You don’t have to buy one of the books to support the Local News Fund. You can see its purpose and make a donation right now at the Community Foundation’s website.

The news desert surrounds us, but that doesn’t have to become our fate. If we band together, we can regain local control of access to information about our community.

The auction will be live August 25–September 13 at edsindian.hibid.com/auctions.

Jill Bond
Jill Bond learned to love reading and writing as a child in rural Iowa where books were a window into the wider world. She holds a bachelor’s degree in journalism from the University of Oregon and a master’s degree in public affairs from Indiana University. 

Jill began her career with the Herald and News in Klamath Falls, Oregon, where she started as a reporter covering city government and agriculture. She was promoted to the night editing desk team lead, where her responsibilities included editing and production of the newspaper and website. She was promoted again to news editor, where she directed news coverage, coached reporters, and interfaced with the public.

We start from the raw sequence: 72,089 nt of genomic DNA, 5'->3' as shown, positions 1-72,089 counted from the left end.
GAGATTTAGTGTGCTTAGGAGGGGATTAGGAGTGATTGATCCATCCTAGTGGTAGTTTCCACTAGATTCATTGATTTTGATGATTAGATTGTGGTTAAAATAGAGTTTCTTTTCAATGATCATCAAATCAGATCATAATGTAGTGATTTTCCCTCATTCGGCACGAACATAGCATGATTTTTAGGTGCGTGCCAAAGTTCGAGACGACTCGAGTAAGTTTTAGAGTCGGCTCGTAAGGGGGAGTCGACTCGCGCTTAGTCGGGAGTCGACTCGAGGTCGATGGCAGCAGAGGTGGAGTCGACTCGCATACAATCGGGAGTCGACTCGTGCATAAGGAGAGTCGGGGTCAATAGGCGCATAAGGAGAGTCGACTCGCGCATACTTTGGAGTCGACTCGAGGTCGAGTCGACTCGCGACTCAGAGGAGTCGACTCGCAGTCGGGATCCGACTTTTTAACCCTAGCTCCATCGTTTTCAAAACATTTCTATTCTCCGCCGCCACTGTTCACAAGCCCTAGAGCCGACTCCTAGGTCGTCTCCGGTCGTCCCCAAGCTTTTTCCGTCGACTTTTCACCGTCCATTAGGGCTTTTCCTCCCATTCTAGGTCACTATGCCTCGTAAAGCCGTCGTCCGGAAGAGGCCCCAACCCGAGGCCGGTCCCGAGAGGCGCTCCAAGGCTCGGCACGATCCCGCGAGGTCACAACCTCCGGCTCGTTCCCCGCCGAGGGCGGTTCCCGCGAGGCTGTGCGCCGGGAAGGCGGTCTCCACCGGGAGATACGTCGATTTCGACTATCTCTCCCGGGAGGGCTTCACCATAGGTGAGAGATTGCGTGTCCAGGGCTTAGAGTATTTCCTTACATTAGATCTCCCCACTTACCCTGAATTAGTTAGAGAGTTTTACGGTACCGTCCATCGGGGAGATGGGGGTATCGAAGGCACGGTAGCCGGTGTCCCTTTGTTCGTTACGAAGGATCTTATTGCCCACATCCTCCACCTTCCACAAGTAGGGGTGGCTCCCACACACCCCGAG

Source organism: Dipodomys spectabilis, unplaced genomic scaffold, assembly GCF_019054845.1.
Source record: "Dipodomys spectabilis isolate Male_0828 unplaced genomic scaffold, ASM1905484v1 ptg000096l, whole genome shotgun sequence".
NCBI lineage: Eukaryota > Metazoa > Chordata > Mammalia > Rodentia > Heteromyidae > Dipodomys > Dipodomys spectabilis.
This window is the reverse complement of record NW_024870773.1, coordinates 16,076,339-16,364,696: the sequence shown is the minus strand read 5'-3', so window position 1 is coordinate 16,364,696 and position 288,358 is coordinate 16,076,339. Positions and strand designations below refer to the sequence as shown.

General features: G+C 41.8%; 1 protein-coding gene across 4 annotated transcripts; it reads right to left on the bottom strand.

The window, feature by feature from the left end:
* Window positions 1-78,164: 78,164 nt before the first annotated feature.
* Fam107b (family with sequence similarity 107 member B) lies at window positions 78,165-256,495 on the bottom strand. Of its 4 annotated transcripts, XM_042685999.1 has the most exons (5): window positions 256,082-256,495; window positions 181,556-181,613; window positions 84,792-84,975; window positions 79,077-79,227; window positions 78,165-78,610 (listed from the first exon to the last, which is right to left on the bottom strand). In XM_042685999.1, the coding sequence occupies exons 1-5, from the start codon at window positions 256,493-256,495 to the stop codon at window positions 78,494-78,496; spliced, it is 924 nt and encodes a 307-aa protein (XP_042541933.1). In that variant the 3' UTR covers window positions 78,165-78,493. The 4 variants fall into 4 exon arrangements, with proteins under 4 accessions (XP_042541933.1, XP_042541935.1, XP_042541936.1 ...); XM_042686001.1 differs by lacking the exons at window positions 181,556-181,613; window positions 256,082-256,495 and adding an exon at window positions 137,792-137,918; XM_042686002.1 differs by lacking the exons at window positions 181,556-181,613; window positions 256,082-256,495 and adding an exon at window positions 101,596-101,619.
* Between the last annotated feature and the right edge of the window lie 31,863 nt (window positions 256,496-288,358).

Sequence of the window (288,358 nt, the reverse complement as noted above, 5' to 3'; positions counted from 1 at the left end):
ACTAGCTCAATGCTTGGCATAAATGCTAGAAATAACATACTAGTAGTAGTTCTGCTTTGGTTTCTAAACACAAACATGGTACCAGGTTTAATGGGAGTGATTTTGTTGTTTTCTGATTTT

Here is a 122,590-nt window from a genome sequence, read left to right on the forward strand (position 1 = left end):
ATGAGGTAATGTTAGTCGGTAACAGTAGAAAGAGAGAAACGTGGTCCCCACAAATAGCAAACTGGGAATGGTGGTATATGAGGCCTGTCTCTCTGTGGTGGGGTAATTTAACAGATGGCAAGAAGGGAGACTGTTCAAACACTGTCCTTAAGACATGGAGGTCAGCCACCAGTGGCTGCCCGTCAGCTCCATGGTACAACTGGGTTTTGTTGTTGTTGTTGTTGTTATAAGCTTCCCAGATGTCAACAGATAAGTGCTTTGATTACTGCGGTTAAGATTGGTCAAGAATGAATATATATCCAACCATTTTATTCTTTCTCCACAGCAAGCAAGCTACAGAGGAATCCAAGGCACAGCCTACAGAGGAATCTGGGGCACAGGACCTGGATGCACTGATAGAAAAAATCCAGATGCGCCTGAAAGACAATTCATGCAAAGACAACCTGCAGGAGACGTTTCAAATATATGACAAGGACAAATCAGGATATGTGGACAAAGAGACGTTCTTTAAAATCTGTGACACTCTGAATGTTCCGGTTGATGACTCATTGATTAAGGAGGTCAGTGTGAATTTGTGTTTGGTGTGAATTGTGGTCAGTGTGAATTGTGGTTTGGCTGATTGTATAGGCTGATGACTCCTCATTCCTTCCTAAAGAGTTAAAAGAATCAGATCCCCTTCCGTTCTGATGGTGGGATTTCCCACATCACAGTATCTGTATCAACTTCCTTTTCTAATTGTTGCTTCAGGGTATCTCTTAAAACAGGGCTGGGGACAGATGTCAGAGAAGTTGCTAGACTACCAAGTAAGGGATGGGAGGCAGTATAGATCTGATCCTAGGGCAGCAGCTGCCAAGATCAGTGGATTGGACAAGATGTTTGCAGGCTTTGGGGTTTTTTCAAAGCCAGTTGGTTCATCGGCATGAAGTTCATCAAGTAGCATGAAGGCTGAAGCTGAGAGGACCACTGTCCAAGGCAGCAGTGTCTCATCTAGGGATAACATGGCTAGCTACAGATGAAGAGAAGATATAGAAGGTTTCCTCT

She came to Indiana to serve as the managing editor for the Kokomo Tribune. After three years, she decided to take a break from newspapers and moved to Bloomington to earn a master’s degree. While at IU, she worked as the outreach coordinator for the Indiana Sustainability Development Program. After graduation, she took a job as a partnership specialist with the U.S. Census Bureau. She is currently the news director for The Herald-Times